Finally, the American FDA would never allow anything to replace PhRMA’s useless pills and their billions of revenue. Her “off-the-shelf” pills could not be made for a penny and sold for a pound, absolutely required by the super-profitable chemical model.
    Don Margolis, Chairman
    Repair Stem Cell Institute

  3. Mary Knudson says:

    I wish these researchers well with their cardiac stem cell work, but I have to disagree very strongly with two misleading statements you make about heart failure. Please understand that when you make blanket statements about a disease or condition that inflate its severity, people who have that condition are very frightened to read what you wrote. Many people with heart failure don’t know enough about it to separate out the truth from the non truth.

    First, despite what one researcher said in trying to advance the importance of his work, heart failure is not “a leading cause of death worldwide.” Just think about it. In the vast developing areas of the world, people typically don’t live long enough to develop heart failure. Much bigger problems than heart failure are dying during childbirth, AIDS, tuberculosis, parasitic and infectious diseases, starvation, malnutrition, dehydration. Even when they develop coronary artery disease, people in developing countries are much more likely to die of a heart attack than to recover from the heart attack and live long enough to develop heart failure. Life expectancy in Kenya, for example, is 52 to 55 years. Heart failure doesn’t usually develop before the mid to late fifties and sixties. Many people with heart failure are in their seventies and eighties.

    And as for dying of heart failure in the developed world, that is also less likely than it was even a decade ago. A report released this week by the American Heart Association found that in the United States deaths rates from cardiovascular disease including heart failure dropped 27.8% from 1997 to 2007. For many, heart failure has become more of a chronic condition that is treatable and is not what will kill them.

    So your statement that “developing strategies to treat heart failure is now becoming a feasible option” implies that there are now no effective treatments for heart failure. But there are many existing effective treatments for heart failure including ACE inhibitors and beta blockers and other drug combinations and implanted devices that help the heart work better.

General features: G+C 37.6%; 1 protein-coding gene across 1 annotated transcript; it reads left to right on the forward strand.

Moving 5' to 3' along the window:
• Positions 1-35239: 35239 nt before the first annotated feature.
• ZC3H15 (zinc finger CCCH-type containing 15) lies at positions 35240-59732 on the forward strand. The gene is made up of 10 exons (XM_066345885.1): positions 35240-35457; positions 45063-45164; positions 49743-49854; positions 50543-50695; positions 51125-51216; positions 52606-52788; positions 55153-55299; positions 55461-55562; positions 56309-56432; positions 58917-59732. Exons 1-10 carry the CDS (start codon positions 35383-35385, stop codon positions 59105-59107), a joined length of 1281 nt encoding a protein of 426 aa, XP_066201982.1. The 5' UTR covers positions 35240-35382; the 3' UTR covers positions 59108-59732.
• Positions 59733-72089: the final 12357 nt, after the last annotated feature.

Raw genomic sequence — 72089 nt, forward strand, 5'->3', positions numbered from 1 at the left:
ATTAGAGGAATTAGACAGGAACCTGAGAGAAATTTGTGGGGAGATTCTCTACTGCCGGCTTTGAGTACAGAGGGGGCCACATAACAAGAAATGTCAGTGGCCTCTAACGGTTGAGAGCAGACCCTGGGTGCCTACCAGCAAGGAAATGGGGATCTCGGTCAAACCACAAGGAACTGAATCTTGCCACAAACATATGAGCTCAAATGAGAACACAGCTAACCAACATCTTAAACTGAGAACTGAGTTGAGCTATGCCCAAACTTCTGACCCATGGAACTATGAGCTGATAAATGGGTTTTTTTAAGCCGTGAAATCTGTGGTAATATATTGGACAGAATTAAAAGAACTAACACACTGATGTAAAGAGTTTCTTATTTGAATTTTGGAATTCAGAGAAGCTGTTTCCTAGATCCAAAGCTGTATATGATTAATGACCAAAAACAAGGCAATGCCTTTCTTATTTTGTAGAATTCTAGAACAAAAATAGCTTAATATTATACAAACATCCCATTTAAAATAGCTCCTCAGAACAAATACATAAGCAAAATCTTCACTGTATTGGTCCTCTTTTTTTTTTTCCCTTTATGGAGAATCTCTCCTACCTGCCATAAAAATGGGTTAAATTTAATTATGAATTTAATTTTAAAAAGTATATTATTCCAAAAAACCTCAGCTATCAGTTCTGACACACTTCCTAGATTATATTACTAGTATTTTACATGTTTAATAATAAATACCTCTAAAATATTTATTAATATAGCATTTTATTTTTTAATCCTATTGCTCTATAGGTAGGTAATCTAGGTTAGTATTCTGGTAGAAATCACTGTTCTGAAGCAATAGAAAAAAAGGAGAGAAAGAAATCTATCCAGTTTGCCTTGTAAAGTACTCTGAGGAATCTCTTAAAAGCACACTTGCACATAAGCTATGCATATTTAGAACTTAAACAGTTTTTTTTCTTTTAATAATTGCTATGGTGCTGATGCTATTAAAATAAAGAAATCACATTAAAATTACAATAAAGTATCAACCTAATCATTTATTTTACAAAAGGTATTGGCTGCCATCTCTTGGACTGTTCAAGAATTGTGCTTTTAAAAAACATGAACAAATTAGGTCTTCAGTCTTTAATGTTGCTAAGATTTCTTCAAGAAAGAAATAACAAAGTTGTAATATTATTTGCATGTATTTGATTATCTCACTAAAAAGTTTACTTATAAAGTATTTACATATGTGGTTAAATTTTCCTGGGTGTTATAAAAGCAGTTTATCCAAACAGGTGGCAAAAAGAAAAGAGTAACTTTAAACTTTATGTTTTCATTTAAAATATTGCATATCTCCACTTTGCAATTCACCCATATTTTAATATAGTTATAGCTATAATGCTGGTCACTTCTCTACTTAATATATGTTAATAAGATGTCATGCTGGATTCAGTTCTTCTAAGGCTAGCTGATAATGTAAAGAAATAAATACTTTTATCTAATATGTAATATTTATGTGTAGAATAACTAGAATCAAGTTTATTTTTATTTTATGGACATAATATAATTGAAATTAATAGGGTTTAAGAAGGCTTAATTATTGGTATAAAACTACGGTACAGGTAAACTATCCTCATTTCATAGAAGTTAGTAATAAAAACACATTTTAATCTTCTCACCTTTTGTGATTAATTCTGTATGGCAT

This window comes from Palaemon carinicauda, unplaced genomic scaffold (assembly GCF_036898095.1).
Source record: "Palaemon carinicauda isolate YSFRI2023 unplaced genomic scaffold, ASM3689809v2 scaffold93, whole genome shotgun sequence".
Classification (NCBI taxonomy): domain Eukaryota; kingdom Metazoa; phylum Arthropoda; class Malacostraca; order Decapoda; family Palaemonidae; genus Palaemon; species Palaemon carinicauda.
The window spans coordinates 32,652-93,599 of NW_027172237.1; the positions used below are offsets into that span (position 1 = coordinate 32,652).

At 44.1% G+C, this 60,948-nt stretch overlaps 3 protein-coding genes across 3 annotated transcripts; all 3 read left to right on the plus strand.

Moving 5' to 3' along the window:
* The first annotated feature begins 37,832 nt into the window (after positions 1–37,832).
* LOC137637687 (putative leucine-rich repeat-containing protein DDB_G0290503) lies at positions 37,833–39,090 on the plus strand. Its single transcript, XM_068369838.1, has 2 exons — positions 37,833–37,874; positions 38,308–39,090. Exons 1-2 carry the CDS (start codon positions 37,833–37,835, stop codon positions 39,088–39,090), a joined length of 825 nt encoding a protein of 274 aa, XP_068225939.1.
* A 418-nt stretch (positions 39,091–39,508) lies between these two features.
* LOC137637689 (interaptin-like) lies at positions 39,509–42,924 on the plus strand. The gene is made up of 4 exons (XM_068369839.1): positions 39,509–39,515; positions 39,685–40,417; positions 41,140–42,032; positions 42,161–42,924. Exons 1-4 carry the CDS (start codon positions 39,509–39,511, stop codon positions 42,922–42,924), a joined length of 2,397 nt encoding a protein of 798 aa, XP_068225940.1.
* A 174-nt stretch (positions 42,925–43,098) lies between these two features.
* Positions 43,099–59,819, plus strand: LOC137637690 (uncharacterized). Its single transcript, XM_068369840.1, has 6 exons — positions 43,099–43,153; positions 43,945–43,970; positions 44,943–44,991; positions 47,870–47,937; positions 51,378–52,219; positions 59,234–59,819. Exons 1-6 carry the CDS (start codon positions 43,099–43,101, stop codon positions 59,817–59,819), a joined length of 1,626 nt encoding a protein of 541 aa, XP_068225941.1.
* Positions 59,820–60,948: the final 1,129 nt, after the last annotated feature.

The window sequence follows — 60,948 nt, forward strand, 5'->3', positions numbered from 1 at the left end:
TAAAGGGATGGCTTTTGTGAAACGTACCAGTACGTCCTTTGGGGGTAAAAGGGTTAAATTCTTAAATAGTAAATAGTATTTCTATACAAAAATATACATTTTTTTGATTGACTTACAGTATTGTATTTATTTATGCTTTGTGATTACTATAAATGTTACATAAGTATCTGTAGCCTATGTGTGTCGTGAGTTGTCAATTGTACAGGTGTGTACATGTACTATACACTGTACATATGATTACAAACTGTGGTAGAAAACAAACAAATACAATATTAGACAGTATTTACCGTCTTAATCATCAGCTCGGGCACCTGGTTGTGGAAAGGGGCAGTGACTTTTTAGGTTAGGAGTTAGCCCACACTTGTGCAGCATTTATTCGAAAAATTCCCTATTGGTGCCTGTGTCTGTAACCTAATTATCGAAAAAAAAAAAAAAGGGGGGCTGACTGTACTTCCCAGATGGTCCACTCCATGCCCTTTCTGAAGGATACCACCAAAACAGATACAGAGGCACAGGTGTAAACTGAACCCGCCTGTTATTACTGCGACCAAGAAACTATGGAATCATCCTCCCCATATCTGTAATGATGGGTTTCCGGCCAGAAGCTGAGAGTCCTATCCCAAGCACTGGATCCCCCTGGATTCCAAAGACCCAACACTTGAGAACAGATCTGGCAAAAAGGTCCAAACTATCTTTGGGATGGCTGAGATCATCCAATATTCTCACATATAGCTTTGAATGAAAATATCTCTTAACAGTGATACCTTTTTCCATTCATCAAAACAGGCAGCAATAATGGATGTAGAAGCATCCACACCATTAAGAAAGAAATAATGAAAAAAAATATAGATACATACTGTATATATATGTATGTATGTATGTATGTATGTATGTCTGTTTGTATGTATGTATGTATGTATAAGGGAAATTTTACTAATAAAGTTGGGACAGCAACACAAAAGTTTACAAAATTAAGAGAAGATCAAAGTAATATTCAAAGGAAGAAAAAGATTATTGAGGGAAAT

I wish all researchers well who are working on cardiac stem cells, one use which could be to replace heart tissue that died in a myocardial infarction or heart attack. There is certainly a group of patients with intractable symptoms for which there is no treatment to stop their heart failure. But that is not true of most people who have heart failure. Heart failure has many causes, only one of which is coronary artery disease that leads to heart attacks that kill part of a person’s heart. Heart failure today is not a death sentence.

    • Jen Laloup says:

      Thank you for your comment Mary. I never intended to make misleading statements or inflate a disease or condition’s severity. I’ve decided to amend my statement on “developing strategies to treat heart failure is now becoming a feasible option.” The amended version now reads: “This finding means that developing new stem cell-based strategies to treat heart failure is now becoming a feasible option.”

  4. Mary Knudson says:

    Thank you for being so gracious, Jen. I appreciate that heart disease is not a specialty that you cover and can see how you would pick up from what a researcher said. I am sensitive to seeing heart failure over-portrayed as a killer disease, a disease that will progress, because 8 years ago when I developed heart failure I knew nothing about it and was frightened to read some statements on the internet and in a book that made it seem like heart failure is a death sentence. It took me quite some time to educate myself about heart failure and I came to appreciate that I had to pick and choose carefully what I read. Your rewording about stem-cell based strategies is perfect! How I hope Georgina Ellison’s work bears fruit. Stem cells could mean a world of difference for quite a few patients with heart failure.

    You now have me as an interested reader and I will look for more of your posts! Thank you.


  5. deepthi mithel says:

    I am a PhD scholar working on cardiac stem cells.I have been looking for the isolation of cardiac stem cells.i am really confused with these cells since I am getting them without the spruoting of fibroblasts.It will be a great help if you can give me some guidelines regarding their isolation

Leave a Reply

Your email address will not be published. Required fields are marked *

You may use these HTML tags and attributes: <a href="" title=""> <abbr title=""> <acronym title=""> <b> <blockquote cite=""> <cite> <code> <del datetime=""> <em> <i> <q cite=""> <s> <strike> <strong>